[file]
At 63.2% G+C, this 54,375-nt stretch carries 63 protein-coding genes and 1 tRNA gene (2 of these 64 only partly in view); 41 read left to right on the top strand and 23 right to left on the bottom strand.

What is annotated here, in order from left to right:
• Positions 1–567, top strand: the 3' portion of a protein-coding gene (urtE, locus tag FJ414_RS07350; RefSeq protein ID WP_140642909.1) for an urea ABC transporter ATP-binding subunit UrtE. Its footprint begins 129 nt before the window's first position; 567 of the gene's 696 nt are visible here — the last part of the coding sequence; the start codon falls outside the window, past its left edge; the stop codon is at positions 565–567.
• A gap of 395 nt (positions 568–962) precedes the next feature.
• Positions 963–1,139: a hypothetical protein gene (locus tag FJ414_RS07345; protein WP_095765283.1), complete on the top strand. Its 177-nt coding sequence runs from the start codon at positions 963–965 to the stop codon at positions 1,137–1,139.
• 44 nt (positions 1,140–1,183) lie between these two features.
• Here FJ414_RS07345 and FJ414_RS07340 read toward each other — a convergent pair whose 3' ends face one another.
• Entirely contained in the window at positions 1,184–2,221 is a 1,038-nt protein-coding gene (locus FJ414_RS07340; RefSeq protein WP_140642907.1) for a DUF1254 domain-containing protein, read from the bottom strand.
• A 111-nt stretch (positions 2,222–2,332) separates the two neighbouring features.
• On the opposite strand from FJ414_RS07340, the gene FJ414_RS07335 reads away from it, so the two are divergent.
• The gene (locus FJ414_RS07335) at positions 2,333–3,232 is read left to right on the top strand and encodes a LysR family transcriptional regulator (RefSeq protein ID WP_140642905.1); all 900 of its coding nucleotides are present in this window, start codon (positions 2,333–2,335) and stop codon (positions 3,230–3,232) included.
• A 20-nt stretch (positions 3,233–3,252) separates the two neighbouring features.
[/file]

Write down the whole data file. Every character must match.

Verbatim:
At 63.2% G+C, this 54,375-nt stretch carries 63 protein-coding genes and 1 tRNA gene (2 of these 64 only partly in view); 41 read left to right on the top strand and 23 right to left on the bottom strand.

What is annotated here, in order from left to right:
• Positions 1–567, top strand: the 3' portion of a protein-coding gene (urtE, locus tag FJ414_RS07350; RefSeq protein ID WP_140642909.1) for an urea ABC transporter ATP-binding subunit UrtE. Its footprint begins 129 nt before the window's first position; 567 of the gene's 696 nt are visible here — the last part of the coding sequence; the start codon falls outside the window, past its left edge; the stop codon is at positions 565–567.
• A gap of 395 nt (positions 568–962) precedes the next feature.
• Positions 963–1,139: a hypothetical protein gene (locus tag FJ414_RS07345; protein WP_095765283.1), complete on the top strand. Its 177-nt coding sequence runs from the start codon at positions 963–965 to the stop codon at positions 1,137–1,139.
• 44 nt (positions 1,140–1,183) lie between these two features.
• Here FJ414_RS07345 and FJ414_RS07340 read toward each other — a convergent pair whose 3' ends face one another.
• Entirely contained in the window at positions 1,184–2,221 is a 1,038-nt protein-coding gene (locus FJ414_RS07340; RefSeq protein WP_140642907.1) for a DUF1254 domain-containing protein, read from the bottom strand.
• A 111-nt stretch (positions 2,222–2,332) separates the two neighbouring features.
• On the opposite strand from FJ414_RS07340, the gene FJ414_RS07335 reads away from it, so the two are divergent.
• The gene (locus FJ414_RS07335) at positions 2,333–3,232 is read left to right on the top strand and encodes a LysR family transcriptional regulator (RefSeq protein ID WP_140642905.1); all 900 of its coding nucleotides are present in this window, start codon (positions 2,333–2,335) and stop codon (positions 3,230–3,232) included.
• A 20-nt stretch (positions 3,233–3,252) separates the two neighbouring features.